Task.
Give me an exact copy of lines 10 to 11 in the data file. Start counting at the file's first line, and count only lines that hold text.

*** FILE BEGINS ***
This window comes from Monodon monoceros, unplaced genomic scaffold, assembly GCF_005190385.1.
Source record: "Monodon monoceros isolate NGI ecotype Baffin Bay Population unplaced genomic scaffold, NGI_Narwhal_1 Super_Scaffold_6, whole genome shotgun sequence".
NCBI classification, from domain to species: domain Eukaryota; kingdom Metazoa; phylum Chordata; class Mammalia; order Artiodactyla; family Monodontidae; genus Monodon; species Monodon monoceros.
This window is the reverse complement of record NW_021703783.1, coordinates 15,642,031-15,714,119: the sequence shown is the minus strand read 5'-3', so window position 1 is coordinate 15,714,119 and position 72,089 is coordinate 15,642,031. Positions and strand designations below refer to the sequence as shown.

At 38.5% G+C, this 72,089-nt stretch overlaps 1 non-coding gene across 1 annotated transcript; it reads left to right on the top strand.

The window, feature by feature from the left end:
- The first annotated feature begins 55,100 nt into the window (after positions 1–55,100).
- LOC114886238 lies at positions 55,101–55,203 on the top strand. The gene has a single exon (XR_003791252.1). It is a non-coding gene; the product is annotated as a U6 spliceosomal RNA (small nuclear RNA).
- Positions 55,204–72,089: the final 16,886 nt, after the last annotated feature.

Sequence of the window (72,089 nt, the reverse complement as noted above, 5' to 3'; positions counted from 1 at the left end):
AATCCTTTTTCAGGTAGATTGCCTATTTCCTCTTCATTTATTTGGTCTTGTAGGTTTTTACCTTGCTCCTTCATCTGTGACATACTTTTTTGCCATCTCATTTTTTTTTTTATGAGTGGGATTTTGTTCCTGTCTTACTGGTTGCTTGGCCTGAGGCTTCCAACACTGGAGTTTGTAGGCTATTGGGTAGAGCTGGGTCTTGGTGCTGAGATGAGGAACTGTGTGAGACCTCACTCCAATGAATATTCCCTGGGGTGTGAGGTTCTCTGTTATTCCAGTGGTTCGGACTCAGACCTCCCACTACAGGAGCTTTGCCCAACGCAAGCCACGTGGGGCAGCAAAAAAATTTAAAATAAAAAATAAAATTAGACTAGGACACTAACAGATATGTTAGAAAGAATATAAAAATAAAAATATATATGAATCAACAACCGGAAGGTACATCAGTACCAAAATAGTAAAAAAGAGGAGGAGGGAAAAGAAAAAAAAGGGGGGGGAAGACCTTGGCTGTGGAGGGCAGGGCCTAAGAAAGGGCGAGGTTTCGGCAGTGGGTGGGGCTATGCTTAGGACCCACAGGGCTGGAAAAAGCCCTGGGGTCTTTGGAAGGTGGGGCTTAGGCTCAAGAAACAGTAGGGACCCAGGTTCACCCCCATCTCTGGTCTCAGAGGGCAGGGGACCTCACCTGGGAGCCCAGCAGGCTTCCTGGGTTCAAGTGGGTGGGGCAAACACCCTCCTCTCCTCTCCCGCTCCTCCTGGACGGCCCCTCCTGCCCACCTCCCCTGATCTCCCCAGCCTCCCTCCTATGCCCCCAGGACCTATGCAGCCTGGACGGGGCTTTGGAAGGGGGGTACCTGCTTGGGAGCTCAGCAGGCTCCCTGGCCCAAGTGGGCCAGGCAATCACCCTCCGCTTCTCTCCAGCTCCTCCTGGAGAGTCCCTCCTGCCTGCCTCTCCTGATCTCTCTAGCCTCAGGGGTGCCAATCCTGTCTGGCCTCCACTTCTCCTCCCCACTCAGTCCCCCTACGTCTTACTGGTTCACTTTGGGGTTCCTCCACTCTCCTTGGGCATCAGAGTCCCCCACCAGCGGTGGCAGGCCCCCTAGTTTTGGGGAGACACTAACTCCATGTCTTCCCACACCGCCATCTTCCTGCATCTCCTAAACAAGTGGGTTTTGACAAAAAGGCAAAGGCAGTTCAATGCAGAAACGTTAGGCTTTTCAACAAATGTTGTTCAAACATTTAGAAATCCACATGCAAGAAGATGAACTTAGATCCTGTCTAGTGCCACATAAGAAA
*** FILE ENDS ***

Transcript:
Sequence of the window (72,089 nt, the reverse complement as noted above, 5' to 3'; positions counted from 1 at the left end):
AATCCTTTTTCAGGTAGATTGCCTATTTCCTCTTCATTTATTTGGTCTTGTAGGTTTTTACCTTGCTCCTTCATCTGTGACATACTTTTTTGCCATCTCATTTTTTTTTTTATGAGTGGGATTTTGTTCCTGTCTTACTGGTTGCTTGGCCTGAGGCTTCCAACACTGGAGTTTGTAGGCTATTGGGTAGAGCTGGGTCTTGGTGCTGAGATGAGGAACTGTGTGAGACCTCACTCCAATGAATATTCCCTGGGGTGTGAGGTTCTCTGTTATTCCAGTGGTTCGGACTCAGACCTCCCACTACAGGAGCTTTGCCCAACGCAAGCCACGTGGGGCAGCAAAAAAATTTAAAATAAAAAATAAAATTAGACTAGGACACTAACAGATATGTTAGAAAGAATATAAAAATAAAAATATATATGAATCAACAACCGGAAGGTACATCAGTACCAAAATAGTAAAAAAGAGGAGGAGGGAAAAGAAAAAAAAGGGGGGGGAAGACCTTGGCTGTGGAGGGCAGGGCCTAAGAAAGGGCGAGGTTTCGGCAGTGGGTGGGGCTATGCTTAGGACCCACAGGGCTGGAAAAAGCCCTGGGGTCTTTGGAAGGTGGGGCTTAGGCTCAAGAAACAGTAGGGACCCAGGTTCACCCCCATCTCTGGTCTCAGAGGGCAGGGGACCTCACCTGGGAGCCCAGCAGGCTTCCTGGGTTCAAGTGGGTGGGGCAAACACCCTCCTCTCCTCTCCCGCTCCTCCTGGACGGCCCCTCCTGCCCACCTCCCCTGATCTCCCCAGCCTCCCTCCTATGCCCCCAGGACCTATGCAGCCTGGACGGGGCTTTGGAAGGGGGGTACCTGCTTGGGAGCTCAGCAGGCTCCCTGGCCCAAGTGGGCCAGGCAATCACCCTCCGCTTCTCTCCAGCTCCTCCTGGAGAGTCCCTCCTGCCTGCCTCTCCTGATCTCTCTAGCCTCAGGGGTGCCAATCCTGTCTGGCCTCCACTTCTCCTCCCCACTCAGTCCCCCTACGTCTTACTGGTTCACTTTGGGGTTCCTCCACTCTCCTTGGGCATCAGAGTCCCCCACCAGCGGTGGCAGGCCCCCTAGTTTTGGGGAGACACTAACTCCATGTCTTCCCACACCGCCATCTTCCTGCATCTCCTAAACAAGTGGGTTTTGACAAAAAGGCAAAGGCAGTTCAATGCAGAAACGTTAGGCTTTTCAACAAATGTTGTTCAAACATTTAGAAATCCACATGCAAGAAGATGAACTTAGATCCTGTCTAGTGCCACATAAGAAA